(1) Because - if all manufacturers used the same mounts for their cameras then they could share lenses and focus more on improving optics, sensor technology and accessories instead of having completely separate lines of lenses :-)

That's a pretty convincing reason to differentiate from a commercial perspective :-).

(2) Also, users who decided that the new Nikon/Sony/Canon/xxx was better could but a new body of choice and take all their lenses etc with them. As body cost is small relative to lens collection cost the current loyalty factor would not apply.

(3) A camera of any brand could be used as a backup camera and share the same lenses. Again, doesn't help promote brand loyalty.

  • \$\begingroup\$ I guess manufacturers also like having full technical control over their mounts. Canon jumped from FD- to EF-mount, while Nikon and Pentax extended theirs to accommodate technological innovations. \$\endgroup\$
    – Berzemus
    Aug 27, 2012 at 13:38
  • \$\begingroup\$ @Mattdm - just delete it if it ruins the perfection of your system. I dom't know how it gets there occasionally. Brain and fingers talk to each other and are used to the real world where people actually identify themselves within the body of their work. The strain of trashing a perfectly good system apparently sometimes triggers spontaneous outbursts of signaturitis. \$\endgroup\$ Aug 27, 2012 at 13:52
  • \$\begingroup\$ @Russel: Manners. And please, do check the FAQ, the system automatically signs all your posts for you, and it handily links to your profile. Adding one of your own is redundant. \$\endgroup\$
    – jrista
    Aug 29, 2012 at 7:04
  • \$\begingroup\$ @Jrista. Yes please, that would be welcome :-). Yes, I know. As noted above. Interpreting my above comment as apparently not clear: After many decades of adding a signature in about every other forum, one occasionally slips out of hand-brain system unnoted. \$\endgroup\$ Aug 29, 2012 at 10:36

Lens/body lock-in is largely secondary, I believe. Different companies value different technologies or methods and to achieve their goals they've designed different mounts, different controls, etc.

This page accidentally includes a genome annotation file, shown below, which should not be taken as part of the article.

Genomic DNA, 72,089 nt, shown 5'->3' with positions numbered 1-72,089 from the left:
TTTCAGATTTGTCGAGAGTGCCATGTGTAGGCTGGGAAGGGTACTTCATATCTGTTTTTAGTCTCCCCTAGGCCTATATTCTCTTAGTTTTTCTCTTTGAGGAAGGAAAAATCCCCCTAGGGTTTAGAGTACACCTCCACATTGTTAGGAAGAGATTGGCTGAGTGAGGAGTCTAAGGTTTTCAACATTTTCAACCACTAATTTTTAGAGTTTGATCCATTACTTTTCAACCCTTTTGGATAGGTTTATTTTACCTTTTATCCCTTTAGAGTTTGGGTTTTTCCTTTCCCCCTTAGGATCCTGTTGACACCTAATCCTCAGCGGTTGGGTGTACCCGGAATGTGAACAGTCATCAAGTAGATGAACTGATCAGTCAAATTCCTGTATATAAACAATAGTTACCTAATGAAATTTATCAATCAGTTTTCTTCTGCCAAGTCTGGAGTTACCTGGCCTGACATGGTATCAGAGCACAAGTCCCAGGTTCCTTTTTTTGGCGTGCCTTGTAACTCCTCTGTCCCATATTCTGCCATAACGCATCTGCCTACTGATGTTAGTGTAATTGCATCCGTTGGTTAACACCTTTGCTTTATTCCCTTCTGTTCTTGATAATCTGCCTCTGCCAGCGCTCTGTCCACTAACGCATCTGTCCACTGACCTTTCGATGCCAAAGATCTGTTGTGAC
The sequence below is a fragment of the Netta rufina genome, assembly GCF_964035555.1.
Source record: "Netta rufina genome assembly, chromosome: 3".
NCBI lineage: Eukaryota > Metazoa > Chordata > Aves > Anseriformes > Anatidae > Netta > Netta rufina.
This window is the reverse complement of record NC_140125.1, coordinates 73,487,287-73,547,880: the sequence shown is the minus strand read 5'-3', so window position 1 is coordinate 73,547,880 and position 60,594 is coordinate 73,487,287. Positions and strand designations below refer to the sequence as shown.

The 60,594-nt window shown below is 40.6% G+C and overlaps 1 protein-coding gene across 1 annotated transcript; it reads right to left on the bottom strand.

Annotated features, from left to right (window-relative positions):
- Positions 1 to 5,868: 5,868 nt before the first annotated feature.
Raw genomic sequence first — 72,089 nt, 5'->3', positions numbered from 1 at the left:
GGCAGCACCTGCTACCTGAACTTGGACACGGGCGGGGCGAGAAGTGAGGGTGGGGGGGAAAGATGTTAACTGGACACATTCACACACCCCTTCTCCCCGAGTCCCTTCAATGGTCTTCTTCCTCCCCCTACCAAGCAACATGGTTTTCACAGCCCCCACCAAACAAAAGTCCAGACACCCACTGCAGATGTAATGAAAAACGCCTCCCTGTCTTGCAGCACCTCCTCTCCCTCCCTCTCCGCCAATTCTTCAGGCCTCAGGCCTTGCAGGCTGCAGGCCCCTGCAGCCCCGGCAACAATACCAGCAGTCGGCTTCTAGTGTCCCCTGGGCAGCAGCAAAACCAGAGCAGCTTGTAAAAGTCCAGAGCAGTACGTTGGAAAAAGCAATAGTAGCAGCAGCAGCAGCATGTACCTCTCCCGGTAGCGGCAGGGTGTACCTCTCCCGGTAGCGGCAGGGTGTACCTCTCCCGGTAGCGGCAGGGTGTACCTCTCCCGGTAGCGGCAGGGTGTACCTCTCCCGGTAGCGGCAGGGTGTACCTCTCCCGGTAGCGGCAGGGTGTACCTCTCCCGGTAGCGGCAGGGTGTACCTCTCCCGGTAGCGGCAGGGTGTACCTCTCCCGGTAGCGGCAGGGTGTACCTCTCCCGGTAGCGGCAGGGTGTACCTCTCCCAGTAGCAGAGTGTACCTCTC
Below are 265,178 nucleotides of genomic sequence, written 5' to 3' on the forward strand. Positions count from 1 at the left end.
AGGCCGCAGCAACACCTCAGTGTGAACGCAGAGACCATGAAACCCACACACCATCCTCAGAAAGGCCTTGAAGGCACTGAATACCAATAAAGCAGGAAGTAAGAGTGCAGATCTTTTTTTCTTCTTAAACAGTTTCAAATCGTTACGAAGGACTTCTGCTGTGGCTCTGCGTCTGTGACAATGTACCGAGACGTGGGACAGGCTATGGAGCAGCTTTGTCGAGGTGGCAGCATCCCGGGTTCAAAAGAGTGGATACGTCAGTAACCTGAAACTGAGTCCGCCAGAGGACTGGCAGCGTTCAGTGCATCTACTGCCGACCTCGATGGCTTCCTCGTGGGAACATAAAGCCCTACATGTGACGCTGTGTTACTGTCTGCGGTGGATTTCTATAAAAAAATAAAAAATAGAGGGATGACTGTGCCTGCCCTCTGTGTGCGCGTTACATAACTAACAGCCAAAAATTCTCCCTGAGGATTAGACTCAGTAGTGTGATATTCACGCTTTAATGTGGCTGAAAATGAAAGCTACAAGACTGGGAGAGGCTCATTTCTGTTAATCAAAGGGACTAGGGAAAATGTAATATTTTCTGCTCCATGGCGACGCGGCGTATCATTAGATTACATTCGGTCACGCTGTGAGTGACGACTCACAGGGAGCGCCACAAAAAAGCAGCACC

Would you want to be saddled with the downsides of someone else's design? Companies are looking to push the design forward (in whichever way they feel is important at the time), and using another design limits what you can do.

Imagine if Ford, BMW, Honda all had to use the same transmission design - obviously it might work for Honda, but then BMW might not be able to make engines with lots of torque because the transmission is the weak link. Or maybe the length of the transmission makes it impossible for Honda to make a compact car, etc.

  • \$\begingroup\$ Actually not a great analogy, lots of Ford and BMW cars use the same transmissions. Most old photographers (shooting a long time, not old in age) have more money in lenses than in bodies. The lock-in is important, and probably of equal importance to the brand. \$\endgroup\$ Aug 29, 2012 at 2:15
  • \$\begingroup\$ If every automobile (car, truck, suv, etc) used the exact same transmission was my point - it wasn't supposed to be a perfect analogy, there is a lot of component sharing across automotive manufacturers. My point was, each company has it's own values on what makes a great camera and will have different methods of achieving this. No manufacturer wants another's values imposed on them, thus limiting what they can do - if they can help it. \$\endgroup\$
    – camflan
    Aug 29, 2012 at 2:42